# Look for existence of PHP index file.
    # Don.t break here.just rewrite it.
    if (-f $request_filename/index.php) {
      rewrite (.*) $1/index.php;

    # this is the meat of the rails page caching config
    # it adds .html to the end of the url and then checks
    # the filesystem for that file. If it exists, then we
    # rewite the url to have explicit .html on the end
    # and then send it on its way to the next config rule.
    # if there is no file on the fs then it sets all the
    # necessary headers and proxies to our upstream mongrels
    if (-f $request_filename.html) {
      rewrite (.*) $1.html break;

    # You.ll need to change this proxy_pass to match what
    # what you specified above. It must be unique to each vhost.
    if (!-f $request_filename) {
      proxy_pass http://app1;

  error_page 500 502 503 504 /500.html;
  location = /500.html {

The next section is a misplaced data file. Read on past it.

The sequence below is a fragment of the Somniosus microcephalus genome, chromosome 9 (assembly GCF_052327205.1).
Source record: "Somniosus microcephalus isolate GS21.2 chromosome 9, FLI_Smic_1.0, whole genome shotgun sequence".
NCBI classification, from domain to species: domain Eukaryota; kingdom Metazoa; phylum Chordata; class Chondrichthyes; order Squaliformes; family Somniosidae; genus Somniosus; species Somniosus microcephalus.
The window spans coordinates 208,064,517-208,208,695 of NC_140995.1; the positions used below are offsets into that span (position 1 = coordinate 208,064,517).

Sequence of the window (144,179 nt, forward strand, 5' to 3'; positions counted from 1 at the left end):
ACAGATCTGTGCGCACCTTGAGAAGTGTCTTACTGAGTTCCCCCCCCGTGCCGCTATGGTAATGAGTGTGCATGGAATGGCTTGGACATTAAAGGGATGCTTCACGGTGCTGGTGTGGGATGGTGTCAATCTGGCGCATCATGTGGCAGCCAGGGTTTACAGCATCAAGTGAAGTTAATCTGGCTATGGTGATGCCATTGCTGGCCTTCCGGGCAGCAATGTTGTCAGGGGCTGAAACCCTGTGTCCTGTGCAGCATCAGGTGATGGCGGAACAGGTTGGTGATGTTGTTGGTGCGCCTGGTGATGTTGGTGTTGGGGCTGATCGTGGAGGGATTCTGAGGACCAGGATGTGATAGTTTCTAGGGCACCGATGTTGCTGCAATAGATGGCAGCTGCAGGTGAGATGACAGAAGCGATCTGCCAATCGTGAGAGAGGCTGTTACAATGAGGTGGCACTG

root /var/www/app1/current/public;


First pay attention at the top where you have the upstream section. Note the name as it is used further in the config file to state what mongrel cluster nginx should forward to for this servername.

The thing to nice is that most of this configuration is encapsulated in a server {} tag. This is the section that holds a virtual host. You can have as many of these as you want per nginx. I have just seperated them out into seperate files to facilitate easier configuration.

Second, make note of “server_name” and change that to the server name that will be handling requests for this app. This can be, or you can have it setup as a subdomain as I do.

Last, change all other references to app1 to whatever your app is named, then at the bottom you will notice the proxy_pass. This portion is what forwards requests to your mongrel cluster. Change http://app1 to whatever you had for the upstream at the top. They need to the same otherwise you will receive 502 errors.

Ok, now that we have the nginx configuration out of the way we can go on to your Mongrel cluster.